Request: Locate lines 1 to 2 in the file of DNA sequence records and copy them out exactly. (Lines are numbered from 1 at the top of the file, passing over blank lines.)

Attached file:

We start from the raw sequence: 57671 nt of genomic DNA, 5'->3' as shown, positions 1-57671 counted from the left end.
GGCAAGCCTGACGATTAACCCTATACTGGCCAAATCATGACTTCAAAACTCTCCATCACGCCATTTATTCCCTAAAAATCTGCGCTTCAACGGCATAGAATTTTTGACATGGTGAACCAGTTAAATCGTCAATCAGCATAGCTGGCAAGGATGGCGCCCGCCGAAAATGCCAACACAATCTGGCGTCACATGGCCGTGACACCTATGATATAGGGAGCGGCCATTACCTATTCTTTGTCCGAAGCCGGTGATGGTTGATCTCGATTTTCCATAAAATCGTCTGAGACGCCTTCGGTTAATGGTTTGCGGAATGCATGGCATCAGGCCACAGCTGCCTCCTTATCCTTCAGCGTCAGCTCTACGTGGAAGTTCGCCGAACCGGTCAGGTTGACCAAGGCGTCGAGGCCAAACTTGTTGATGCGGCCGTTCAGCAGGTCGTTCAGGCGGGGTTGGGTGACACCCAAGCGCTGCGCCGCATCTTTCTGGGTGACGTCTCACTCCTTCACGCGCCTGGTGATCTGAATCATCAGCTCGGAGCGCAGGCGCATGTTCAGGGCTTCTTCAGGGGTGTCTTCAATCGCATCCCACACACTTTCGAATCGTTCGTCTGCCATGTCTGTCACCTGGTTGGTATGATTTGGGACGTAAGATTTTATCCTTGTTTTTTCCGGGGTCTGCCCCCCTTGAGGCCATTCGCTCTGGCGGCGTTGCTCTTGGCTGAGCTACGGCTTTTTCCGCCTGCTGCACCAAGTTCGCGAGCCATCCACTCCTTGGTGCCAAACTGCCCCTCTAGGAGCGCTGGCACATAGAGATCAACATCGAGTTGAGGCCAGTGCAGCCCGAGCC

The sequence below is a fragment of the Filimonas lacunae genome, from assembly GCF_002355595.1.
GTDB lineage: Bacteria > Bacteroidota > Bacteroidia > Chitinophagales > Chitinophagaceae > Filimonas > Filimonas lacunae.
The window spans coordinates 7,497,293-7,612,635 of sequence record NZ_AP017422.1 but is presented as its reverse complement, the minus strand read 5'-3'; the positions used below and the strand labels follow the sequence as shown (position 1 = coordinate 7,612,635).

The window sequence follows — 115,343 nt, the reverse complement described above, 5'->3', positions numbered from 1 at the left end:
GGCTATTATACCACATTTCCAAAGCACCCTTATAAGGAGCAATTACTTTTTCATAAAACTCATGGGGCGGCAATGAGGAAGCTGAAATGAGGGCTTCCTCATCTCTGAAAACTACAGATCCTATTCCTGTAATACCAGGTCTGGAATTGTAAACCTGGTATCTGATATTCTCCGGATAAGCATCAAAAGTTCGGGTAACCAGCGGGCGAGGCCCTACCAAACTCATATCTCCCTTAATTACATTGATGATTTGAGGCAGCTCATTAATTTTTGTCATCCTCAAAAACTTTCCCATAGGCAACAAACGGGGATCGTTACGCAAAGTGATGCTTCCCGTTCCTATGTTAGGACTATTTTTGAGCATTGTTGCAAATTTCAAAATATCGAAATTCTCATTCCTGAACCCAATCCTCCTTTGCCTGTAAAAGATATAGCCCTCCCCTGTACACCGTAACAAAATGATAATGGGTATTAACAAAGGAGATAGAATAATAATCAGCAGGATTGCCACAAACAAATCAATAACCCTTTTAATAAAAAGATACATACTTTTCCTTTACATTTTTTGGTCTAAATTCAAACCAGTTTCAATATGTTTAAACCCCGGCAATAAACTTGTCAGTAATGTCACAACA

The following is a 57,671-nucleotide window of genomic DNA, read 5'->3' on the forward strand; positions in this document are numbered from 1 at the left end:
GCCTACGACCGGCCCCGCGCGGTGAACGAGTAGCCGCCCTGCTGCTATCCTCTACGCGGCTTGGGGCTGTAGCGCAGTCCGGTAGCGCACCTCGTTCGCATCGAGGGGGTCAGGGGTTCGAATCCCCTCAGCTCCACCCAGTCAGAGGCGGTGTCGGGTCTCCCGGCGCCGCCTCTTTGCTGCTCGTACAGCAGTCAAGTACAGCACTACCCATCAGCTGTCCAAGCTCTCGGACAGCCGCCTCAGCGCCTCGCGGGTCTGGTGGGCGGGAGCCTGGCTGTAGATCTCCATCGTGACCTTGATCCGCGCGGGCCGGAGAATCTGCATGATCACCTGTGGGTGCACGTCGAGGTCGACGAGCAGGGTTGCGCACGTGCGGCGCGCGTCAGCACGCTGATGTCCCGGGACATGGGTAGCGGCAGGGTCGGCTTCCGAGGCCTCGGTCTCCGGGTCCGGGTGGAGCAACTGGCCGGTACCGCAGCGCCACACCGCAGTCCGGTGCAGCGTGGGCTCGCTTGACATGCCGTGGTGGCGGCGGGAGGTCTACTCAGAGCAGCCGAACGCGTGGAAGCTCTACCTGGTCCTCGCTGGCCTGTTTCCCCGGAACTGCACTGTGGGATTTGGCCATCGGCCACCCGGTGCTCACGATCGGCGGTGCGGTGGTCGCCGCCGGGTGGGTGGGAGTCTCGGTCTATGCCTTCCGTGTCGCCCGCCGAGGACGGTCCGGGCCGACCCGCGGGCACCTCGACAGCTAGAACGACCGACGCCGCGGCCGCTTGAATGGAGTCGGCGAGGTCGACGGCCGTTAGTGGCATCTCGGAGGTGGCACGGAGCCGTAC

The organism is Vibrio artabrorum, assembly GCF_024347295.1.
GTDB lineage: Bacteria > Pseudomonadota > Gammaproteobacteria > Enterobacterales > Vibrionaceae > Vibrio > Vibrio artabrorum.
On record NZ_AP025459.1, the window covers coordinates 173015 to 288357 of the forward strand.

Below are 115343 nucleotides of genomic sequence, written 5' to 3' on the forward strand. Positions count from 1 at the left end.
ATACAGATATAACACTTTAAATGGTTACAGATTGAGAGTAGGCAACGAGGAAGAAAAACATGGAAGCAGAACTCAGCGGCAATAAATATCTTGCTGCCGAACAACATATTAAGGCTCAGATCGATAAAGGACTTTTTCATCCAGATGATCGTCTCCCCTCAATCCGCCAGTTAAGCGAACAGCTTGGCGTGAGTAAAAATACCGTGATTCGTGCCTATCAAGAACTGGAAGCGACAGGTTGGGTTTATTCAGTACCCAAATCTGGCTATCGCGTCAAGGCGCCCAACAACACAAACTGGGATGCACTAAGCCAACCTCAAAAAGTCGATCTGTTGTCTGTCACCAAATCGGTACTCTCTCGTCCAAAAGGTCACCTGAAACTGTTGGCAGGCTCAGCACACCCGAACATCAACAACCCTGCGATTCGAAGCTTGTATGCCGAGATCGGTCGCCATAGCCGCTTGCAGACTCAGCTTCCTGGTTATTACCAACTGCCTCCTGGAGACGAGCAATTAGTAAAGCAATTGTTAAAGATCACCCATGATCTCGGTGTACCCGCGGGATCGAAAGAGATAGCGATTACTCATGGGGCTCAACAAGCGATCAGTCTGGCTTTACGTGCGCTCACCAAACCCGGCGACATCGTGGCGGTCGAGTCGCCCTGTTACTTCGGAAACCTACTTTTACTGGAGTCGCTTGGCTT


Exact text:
We start from the raw sequence: 57671 nt of genomic DNA, 5'->3' as shown, positions 1-57671 counted from the left end.
GGCAAGCCTGACGATTAACCCTATACTGGCCAAATCATGACTTCAAAACTCTCCATCACGCCATTTATTCCCTAAAAATCTGCGCTTCAACGGCATAGAATTTTTGACATGGTGAACCAGTTAAATCGTCAATCAGCATAGCTGGCAAGGATGGCGCCCGCCGAAAATGCCAACACAATCTGGCGTCACATGGCCGTGACACCTATGATATAGGGAGCGGCCATTACCTATTCTTTGTCCGAAGCCGGTGATGGTTGATCTCGATTTTCCATAAAATCGTCTGAGACGCCTTCGGTTAATGGTTTGCGGAATGCATGGCATCAGGCCACAGCTGCCTCCTTATCCTTCAGCGTCAGCTCTACGTGGAAGTTCGCCGAACCGGTCAGGTTGACCAAGGCGTCGAGGCCAAACTTGTTGATGCGGCCGTTCAGCAGGTCGTTCAGGCGGGGTTGGGTGACACCCAAGCGCTGCGCCGCATCTTTCTGGGTGACGTCTCACTCCTTCACGCGCCTGGTGATCTGAATCATCAGCTCGGAGCGCAGGCGCATGTTCAGGGCTTCTTCAGGGGTGTCTTCAATCGCATCCCACACACTTTCGAATCGTTCGTCTGCCATGTCTGTCACCTGGTTGGTATGATTTGGGACGTAAGATTTTATCCTTGTTTTTTCCGGGGTCTGCCCCCCTTGAGGCCATTCGCTCTGGCGGCGTTGCTCTTGGCTGAGCTACGGCTTTTTCCGCCTGCTGCACCAAGTTCGCGAGCCATCCACTCCTTGGTGCCAAACTGCCCCTCTAGGAGCGCTGGCACATAGAGATCAACATCGAGTTGAGGCCAGTGCAGCCCGAGCC